Modelling and Simulation of Stochastic Volatility in Finance

Front Cover
Universal-Publishers, 2008 - Business & Economics - 220 pages
0 Reviews
The famous Black-Scholes model was the starting point of a new financial industry and has been a very important pillar of all options trading since. One of its core assumptions is that the volatility of the underlying asset is constant. It was realised early that one has to specify a dynamic on the volatility itself to get closer to market behaviour. There are mainly two aspects making this fact apparent. Considering historical evolution of volatility by analysing time series data one observes erratic behaviour over time. Secondly, backing out implied volatility from daily traded plain vanilla options, the volatility changes with strike. The most common realisations of this phenomenon are the implied volatility smile or skew. The natural question arises how to extend the Black-Scholes model appropriately. Within this book the concept of stochastic volatility is analysed and discussed with special regard to the numerical problems occurring either in calibrating the model to the market implied volatility surface or in the numerical simulation of the two-dimensional system of stochastic differential equations required to price non-vanilla financial derivatives. We introduce a new stochastic volatility model, the so-called Hyp-Hyp model, and use Watanabe's calculus to find an analytical approximation to the model implied volatility. Further, the class of affine diffusion models, such as Heston, is analysed in view of using the characteristic function and Fourier inversion techniques to value European derivatives.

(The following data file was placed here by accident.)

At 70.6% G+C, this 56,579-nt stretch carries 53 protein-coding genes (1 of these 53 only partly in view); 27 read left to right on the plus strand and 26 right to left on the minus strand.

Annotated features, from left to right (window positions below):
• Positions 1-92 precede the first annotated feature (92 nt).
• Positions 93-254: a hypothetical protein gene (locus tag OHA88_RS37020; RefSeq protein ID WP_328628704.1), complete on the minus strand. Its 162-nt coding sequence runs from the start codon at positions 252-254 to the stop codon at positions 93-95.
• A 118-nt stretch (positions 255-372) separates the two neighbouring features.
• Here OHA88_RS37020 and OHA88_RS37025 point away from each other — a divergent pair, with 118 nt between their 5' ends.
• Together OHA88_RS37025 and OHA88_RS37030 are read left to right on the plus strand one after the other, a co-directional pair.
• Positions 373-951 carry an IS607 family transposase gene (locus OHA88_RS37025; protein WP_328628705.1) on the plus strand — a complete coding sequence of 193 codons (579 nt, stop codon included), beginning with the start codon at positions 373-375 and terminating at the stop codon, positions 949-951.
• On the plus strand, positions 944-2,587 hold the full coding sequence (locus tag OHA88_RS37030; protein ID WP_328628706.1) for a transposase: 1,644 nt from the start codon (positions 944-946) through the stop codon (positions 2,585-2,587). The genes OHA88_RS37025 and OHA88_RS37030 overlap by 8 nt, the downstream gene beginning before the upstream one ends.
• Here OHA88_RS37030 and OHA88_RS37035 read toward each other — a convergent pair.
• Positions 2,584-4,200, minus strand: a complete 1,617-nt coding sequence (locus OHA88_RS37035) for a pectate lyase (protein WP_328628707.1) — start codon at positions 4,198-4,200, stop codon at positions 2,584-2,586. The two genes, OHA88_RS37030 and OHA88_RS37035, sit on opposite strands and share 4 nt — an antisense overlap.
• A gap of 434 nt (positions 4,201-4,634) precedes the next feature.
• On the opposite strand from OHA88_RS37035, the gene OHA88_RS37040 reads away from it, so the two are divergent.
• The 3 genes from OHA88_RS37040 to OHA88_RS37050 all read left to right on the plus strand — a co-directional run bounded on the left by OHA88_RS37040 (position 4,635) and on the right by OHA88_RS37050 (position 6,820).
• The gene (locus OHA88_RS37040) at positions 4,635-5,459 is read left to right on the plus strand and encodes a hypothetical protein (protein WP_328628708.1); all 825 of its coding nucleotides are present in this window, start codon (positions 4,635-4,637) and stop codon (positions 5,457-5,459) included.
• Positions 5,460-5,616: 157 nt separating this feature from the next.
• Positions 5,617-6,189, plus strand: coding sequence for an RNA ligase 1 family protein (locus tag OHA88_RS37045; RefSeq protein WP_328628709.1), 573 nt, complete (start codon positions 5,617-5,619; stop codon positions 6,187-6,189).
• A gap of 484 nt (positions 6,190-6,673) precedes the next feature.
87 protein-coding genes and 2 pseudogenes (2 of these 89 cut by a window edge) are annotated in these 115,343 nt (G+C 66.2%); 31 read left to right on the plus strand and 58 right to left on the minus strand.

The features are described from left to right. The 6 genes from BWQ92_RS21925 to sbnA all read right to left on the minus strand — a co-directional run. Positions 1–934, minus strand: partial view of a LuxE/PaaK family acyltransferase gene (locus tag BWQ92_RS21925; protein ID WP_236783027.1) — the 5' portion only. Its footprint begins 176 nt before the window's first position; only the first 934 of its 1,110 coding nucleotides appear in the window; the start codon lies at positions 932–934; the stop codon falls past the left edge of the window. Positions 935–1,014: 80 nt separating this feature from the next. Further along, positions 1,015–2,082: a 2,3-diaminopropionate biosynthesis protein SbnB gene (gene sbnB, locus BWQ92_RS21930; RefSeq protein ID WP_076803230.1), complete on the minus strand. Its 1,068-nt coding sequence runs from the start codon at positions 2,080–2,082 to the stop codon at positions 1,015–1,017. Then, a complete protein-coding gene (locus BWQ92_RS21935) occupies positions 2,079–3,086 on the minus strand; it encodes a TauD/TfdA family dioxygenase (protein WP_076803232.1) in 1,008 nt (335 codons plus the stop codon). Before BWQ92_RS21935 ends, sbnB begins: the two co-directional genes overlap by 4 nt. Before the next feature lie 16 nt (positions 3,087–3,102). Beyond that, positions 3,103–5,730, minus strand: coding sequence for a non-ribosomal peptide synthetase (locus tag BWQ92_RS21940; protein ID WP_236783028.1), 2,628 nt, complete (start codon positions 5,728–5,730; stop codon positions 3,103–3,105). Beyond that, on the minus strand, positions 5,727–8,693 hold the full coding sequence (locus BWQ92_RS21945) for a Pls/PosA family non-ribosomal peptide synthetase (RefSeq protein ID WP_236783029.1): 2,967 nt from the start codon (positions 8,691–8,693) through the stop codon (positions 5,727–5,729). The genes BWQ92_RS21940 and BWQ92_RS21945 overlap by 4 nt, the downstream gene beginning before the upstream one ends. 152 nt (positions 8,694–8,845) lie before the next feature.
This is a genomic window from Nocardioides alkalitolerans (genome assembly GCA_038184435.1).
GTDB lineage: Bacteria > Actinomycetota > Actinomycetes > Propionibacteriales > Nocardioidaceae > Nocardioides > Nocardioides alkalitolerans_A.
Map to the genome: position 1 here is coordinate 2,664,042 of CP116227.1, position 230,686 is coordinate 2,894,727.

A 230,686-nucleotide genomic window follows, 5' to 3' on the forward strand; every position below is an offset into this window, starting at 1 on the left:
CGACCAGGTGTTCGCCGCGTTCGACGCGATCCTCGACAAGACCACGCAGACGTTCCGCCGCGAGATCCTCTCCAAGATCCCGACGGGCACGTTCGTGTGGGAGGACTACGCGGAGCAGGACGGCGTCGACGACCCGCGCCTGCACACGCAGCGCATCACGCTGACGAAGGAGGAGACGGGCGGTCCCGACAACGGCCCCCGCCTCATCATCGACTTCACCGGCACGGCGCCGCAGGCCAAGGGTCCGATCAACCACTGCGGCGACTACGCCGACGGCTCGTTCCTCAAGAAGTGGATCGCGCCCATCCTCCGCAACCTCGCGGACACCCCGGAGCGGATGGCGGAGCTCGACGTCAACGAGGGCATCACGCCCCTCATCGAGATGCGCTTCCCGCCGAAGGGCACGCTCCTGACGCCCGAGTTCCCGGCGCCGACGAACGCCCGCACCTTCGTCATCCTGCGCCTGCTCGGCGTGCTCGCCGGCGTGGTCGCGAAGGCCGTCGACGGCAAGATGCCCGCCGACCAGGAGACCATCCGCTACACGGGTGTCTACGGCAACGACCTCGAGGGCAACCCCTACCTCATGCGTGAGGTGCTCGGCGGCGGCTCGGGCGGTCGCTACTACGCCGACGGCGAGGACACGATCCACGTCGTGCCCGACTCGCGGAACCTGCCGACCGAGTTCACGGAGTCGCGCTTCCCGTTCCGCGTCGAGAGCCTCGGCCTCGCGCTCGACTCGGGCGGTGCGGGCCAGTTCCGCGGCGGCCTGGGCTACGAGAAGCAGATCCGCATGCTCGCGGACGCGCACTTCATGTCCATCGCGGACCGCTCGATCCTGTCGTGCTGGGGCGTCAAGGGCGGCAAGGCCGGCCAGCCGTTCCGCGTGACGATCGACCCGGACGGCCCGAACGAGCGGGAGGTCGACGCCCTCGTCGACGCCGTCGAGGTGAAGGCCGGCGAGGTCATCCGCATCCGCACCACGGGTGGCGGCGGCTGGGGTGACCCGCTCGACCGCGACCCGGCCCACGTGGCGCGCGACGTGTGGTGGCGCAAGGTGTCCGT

What people are saying - Write a review

We haven't found any reviews in the usual places.

Contents

Introduction
1
Stochastic volatility models
5
21 Transformed OrnsteinUhlenbeck models
6
22 Affine diffusion stochastic volatility models
13
Monte Carlo methods
29
32 QuasiMonte Carlo
32
33 Path construction methods
34
34 Fractional Fourier transformation for spectral path construction
46
53 Optimal choice of alpha
97
54 Numerical results
109
Numerical integration schemes for stochastic volatility models
113
61 Numerical integration of meanreverting CEV processes
115
62 Numerical integration of stochastic volatility models
127
63 Multidimensional stochastic volatility models
146
Conclusion
161
Balanced Milstein Methods for ordinary SDEs
163

European option pricing for transformed OrnsteinUhlenbeck stochastic volatility models
51
42 Asymptotic approximation using Watanabes expansion
60
Optimal Fourier inversion for affine diffusion models
91
52 Integration domain change
95
Proofs
179
Bibliography
189
Index
200
Copyright

Common terms and phrases

Bibliographic information